The barrier to commercially operating a drone just got a little lower, but don’t expect companies like Amazon to be any closer to being able to organize drone deliveries.
That, in short, seems to be the verdict of 624 pages of new FAA regulations concerning commercial unmanned aircraft systems. In laws that will take effect in August, the FAA’s big new ruling is that commercial drone operators are no longer required to be in possession of a pilot’s license for a regular airplane. Instead of having to require a pilot’s license, commercial drone operators must now demonstrate their knowledge through the award of a “remote pilot certificate,” requiring a basic knowledge test carried out at an FAA-recognized test center.
“The barrier to entry is definitely lowered,” Dr. Michael Braasch, a professor of electrical engineering at Ohio University and expert on drone technologies and FAA regulations, tells Digital Trends. “You no longer have to be able to fly a full-size plane in order for pilot a drone for commercial purposes. It’s a significant change.”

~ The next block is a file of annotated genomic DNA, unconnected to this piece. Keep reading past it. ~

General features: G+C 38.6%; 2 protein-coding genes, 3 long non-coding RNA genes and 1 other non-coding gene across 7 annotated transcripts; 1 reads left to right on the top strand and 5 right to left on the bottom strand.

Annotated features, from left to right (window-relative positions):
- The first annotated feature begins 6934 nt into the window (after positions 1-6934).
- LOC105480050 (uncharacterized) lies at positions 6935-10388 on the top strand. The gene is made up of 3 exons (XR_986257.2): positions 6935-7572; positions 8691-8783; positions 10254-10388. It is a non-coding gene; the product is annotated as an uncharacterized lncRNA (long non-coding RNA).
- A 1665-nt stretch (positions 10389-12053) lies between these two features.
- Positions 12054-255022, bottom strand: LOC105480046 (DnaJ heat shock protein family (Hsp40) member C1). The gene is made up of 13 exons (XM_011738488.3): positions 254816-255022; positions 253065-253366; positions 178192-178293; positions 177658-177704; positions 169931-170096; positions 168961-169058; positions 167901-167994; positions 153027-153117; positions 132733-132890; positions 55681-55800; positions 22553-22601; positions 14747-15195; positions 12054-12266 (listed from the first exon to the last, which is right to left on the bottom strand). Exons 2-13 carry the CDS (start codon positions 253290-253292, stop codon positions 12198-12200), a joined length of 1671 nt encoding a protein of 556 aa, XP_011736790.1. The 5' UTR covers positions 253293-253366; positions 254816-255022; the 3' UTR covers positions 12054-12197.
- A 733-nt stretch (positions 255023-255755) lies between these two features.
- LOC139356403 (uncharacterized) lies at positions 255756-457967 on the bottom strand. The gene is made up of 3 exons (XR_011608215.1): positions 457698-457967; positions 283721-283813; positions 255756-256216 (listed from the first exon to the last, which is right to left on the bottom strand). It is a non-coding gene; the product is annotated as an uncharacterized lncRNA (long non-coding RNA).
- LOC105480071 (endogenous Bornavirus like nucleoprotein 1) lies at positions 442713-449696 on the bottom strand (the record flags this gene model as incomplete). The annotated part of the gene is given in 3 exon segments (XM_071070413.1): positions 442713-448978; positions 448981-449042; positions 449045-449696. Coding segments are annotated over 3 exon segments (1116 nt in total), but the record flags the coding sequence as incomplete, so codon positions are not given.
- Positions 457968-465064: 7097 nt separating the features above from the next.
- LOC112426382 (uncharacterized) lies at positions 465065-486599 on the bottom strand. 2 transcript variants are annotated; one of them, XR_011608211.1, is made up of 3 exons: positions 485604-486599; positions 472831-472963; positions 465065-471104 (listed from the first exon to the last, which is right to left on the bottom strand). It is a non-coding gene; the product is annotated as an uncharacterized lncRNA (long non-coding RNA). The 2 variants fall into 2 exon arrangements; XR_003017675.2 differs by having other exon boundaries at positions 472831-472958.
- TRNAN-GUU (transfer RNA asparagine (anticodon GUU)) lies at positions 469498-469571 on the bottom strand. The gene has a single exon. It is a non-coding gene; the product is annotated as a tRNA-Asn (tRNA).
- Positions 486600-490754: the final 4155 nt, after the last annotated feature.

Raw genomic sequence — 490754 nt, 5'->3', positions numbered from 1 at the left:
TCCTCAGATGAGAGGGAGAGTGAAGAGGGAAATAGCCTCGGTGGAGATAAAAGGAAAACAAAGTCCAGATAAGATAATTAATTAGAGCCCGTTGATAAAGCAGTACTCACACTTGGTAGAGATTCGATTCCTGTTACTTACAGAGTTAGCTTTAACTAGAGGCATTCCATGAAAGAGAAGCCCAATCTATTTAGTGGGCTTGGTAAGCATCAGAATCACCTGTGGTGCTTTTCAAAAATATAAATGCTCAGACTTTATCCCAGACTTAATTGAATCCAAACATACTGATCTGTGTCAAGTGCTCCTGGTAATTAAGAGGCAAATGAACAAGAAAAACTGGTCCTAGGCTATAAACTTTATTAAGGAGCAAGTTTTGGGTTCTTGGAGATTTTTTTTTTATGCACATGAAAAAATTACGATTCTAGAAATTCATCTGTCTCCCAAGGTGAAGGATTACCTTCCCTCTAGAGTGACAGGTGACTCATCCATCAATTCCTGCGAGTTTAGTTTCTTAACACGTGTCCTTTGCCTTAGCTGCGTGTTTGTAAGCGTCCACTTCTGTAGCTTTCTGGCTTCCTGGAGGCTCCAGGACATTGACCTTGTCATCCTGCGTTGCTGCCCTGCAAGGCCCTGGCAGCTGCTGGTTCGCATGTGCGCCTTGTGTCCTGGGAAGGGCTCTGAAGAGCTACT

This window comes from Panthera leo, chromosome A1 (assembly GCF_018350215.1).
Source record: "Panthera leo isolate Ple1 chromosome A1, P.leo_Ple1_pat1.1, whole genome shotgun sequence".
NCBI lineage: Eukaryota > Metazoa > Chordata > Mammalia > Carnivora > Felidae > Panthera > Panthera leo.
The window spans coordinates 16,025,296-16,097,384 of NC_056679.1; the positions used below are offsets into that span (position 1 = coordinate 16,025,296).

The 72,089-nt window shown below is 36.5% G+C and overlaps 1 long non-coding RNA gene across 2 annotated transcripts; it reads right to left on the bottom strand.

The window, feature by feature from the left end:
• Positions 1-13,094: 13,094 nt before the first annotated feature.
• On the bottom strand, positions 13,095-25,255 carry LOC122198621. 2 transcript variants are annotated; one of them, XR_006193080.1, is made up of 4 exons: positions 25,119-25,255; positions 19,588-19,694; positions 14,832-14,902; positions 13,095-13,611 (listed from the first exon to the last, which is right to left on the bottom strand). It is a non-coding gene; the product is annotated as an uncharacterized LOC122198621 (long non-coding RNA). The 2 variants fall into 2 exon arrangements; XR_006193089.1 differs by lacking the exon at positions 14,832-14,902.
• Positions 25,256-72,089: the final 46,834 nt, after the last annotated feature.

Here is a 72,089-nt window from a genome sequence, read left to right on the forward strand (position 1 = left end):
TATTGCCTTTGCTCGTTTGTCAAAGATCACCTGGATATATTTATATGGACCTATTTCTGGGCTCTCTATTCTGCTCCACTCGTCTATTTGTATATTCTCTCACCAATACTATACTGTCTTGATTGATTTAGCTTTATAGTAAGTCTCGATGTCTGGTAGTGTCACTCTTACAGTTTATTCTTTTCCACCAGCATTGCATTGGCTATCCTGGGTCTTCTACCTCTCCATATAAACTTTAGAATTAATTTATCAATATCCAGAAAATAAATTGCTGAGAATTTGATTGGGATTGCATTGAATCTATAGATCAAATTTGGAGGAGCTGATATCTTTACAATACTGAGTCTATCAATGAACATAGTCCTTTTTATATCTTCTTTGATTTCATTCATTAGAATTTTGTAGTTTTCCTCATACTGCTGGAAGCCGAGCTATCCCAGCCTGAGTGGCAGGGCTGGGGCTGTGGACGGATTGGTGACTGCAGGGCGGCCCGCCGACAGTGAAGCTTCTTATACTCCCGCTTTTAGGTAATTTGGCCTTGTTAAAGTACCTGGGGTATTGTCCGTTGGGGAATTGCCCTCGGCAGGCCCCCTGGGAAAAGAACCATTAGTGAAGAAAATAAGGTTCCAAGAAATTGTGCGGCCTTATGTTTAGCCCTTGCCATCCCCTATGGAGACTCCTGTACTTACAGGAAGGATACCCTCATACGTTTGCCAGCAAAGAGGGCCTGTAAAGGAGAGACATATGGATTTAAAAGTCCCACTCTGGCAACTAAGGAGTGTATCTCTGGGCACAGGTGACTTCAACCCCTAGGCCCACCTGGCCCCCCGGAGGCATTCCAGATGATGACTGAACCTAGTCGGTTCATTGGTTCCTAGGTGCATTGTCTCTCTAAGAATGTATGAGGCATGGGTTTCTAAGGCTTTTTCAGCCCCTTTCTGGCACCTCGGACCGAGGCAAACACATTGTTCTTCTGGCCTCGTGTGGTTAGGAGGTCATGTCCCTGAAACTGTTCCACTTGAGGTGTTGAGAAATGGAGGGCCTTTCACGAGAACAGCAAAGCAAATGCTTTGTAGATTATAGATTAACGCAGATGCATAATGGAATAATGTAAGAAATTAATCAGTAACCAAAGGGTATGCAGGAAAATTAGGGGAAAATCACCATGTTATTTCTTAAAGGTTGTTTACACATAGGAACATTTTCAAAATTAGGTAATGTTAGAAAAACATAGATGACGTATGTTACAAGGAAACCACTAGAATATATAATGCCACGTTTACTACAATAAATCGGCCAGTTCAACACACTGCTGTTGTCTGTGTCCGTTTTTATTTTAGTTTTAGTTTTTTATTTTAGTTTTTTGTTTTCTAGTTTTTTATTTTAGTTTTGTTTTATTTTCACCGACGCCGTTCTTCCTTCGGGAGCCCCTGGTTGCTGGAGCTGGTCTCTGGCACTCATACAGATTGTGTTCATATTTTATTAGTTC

So why doesn’t this easing-off of FAA rules help companies like Amazon, interested in delivering packages by drones? For one thing, commercial drones may only fly a maximum of 400 feet in the air. More important, however, is the line-of-sight rule, which limits some of the more ambitious drone-based plans. “The rules require that drones cannot be flown further away than the operator can see,” Braasch continues. “Depending on the person, that visual line of sight is going to be in the vicinity of half a mile to one mile. But that’s not going to help with package delivery, since it severely limits how far the delivery drones could be flown.”
Still, the new rules do show that the FAA is willing to be a bit more lenient toward commercial drones. And, hey, the organization says its new rules could help bring in upwards of $82 billion to the U.S. economy over the next decade — which is always a positive!